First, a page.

Reinhardt - Chapter 03 | eBooks | Non-Fiction

Reinhardt - Chapter 03

Reinhardt - Chapter 03 ReinhardtClaims_03 Instant Download Price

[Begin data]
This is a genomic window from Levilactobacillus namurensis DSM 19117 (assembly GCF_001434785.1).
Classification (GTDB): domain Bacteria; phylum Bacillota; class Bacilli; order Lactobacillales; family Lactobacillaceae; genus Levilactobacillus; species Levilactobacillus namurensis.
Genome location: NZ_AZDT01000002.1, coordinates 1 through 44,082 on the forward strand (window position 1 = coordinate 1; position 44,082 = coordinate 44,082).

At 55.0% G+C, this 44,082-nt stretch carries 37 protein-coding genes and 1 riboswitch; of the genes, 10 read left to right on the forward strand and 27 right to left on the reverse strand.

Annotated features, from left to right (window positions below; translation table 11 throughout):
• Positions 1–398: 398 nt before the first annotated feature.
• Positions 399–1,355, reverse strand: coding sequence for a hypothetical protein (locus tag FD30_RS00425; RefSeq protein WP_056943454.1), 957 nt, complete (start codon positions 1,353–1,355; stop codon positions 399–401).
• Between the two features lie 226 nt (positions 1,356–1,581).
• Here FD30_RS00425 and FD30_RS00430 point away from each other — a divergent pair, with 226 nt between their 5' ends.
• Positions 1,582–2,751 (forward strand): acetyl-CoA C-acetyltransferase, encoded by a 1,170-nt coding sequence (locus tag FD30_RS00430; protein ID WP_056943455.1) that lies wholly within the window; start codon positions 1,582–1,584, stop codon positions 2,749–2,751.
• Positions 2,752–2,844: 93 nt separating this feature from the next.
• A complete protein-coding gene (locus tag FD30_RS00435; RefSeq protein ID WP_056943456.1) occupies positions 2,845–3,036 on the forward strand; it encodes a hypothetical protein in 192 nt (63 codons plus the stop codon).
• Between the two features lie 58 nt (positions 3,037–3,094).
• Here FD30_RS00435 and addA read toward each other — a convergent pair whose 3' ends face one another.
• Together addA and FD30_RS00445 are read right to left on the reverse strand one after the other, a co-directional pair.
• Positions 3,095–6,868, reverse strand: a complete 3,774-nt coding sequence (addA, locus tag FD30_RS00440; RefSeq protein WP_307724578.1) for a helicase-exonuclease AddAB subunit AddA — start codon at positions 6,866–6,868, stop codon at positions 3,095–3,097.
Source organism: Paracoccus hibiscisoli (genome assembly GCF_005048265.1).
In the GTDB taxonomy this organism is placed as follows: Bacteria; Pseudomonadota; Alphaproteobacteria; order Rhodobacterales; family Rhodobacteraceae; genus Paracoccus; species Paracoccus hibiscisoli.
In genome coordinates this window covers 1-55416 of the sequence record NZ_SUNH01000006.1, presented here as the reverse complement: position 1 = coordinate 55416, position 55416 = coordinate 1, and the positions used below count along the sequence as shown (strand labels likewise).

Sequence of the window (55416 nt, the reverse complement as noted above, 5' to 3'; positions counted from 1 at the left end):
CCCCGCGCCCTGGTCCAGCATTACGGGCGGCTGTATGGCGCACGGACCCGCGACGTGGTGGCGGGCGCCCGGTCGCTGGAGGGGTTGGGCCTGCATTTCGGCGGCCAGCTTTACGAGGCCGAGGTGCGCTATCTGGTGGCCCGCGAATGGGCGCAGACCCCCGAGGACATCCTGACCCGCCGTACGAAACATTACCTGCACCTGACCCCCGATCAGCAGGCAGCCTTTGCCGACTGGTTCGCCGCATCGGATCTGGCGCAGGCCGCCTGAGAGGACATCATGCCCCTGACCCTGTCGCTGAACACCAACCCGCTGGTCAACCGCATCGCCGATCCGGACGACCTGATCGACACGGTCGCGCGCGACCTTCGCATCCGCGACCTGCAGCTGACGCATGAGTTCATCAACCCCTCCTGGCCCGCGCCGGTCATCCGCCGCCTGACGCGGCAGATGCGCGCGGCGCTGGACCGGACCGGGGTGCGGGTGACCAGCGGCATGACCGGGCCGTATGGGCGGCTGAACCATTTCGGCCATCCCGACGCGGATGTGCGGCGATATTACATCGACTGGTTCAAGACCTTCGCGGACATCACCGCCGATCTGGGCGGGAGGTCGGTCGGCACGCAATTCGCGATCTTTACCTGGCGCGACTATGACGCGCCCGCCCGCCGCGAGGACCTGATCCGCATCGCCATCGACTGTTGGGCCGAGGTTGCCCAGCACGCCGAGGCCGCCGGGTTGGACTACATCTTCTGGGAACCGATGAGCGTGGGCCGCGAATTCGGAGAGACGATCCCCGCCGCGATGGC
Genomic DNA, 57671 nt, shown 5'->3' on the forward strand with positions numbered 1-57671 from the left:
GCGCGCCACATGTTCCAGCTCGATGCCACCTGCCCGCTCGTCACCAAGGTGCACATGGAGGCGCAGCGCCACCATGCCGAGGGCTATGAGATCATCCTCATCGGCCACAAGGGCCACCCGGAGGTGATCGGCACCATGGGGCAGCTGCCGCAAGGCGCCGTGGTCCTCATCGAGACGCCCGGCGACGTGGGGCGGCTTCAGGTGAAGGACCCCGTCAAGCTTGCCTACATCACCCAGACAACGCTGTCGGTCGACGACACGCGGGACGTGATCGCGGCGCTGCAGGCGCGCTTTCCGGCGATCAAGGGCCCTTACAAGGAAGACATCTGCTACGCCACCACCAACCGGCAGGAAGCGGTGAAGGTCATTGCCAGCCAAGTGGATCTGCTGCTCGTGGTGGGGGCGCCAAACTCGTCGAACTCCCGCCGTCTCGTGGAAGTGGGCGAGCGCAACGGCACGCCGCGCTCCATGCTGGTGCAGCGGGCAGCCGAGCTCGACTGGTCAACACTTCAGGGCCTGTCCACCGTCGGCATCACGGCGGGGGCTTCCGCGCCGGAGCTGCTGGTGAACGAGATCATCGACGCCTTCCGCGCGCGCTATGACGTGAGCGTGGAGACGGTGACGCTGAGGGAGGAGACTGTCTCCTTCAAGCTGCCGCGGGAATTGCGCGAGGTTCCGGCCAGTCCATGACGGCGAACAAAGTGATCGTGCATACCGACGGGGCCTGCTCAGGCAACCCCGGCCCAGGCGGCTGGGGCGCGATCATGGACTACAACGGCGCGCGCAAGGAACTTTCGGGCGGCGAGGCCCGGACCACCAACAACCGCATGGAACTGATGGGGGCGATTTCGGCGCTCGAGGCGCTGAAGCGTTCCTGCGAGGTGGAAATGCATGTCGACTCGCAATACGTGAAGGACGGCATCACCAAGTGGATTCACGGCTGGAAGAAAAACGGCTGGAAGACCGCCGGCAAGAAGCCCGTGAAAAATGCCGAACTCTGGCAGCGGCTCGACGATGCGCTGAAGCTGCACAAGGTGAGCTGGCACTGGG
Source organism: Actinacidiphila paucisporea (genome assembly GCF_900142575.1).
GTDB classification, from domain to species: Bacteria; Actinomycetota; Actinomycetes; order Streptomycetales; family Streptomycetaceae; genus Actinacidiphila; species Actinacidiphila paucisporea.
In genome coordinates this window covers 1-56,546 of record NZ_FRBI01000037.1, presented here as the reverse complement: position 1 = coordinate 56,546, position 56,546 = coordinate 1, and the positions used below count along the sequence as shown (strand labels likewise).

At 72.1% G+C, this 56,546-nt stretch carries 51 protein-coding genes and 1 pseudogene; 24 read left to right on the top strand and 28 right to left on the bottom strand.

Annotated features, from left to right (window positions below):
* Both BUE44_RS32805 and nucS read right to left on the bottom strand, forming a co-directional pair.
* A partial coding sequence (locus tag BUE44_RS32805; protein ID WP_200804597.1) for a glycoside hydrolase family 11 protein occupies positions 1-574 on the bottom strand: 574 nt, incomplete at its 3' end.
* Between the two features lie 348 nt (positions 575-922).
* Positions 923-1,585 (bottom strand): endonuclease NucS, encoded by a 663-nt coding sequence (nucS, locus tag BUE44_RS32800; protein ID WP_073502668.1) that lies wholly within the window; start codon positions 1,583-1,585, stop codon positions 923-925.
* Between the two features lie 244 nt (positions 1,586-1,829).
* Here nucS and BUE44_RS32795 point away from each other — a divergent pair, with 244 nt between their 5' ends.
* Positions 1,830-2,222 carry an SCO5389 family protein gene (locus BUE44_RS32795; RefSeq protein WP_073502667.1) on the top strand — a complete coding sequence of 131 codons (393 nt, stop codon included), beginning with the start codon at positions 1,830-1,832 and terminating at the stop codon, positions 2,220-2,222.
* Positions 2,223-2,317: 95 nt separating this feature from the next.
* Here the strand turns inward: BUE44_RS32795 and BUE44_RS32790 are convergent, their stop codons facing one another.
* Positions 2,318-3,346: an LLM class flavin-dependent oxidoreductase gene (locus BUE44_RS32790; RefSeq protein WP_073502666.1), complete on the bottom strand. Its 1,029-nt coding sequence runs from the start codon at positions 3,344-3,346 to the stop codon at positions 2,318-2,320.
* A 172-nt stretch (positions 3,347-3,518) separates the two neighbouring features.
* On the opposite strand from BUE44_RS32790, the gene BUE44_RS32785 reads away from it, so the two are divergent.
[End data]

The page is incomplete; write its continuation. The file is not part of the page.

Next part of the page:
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Buy and Download Description "We the Negroes ... are ready to die for this freedom, for we want to and will obtain it at any price, even with the help of mortars, canons, and rifles" (ANF Colonies F3 29, 1789b). Martinican slaves declared their right to freedom in writing for the first time in August 1789, in a series of letters addressed to colonial administrators. Seeing that their demands went unheeded, they broke out into an insurrection several days later. The relationship between this historic episode and the narratives by the Société des Amis des Noirs and colonial planters that preceded and followed it provides unprecedented insight into how the memory of slavery was formed. A test of the Revolution's universalist claims, the colonial question reached its boiling point between 1789 and 1794 (Geggus 1989a: 1291). It is during this period that conflicting interests between slaves, free coloreds, white colonial planters, and French abolitionists clashed together, producing irreversible changes in the French colonies. A number of historians of French slavery deplore the absence of the colonial question in revolutionary historiography.1 More importantly, the slaves' voices were covered up by more dominant narratives and have thus been lost as a testimony of their rightful share in these historical events. "We the Negroes ... are ready to die for this freedom, for we want to and will obtain it at any price, even with the help of mortars, canons, and rifles" (ANF Colonies F3 29, 1789b). Martinican slaves declared their right to freedom in writing for
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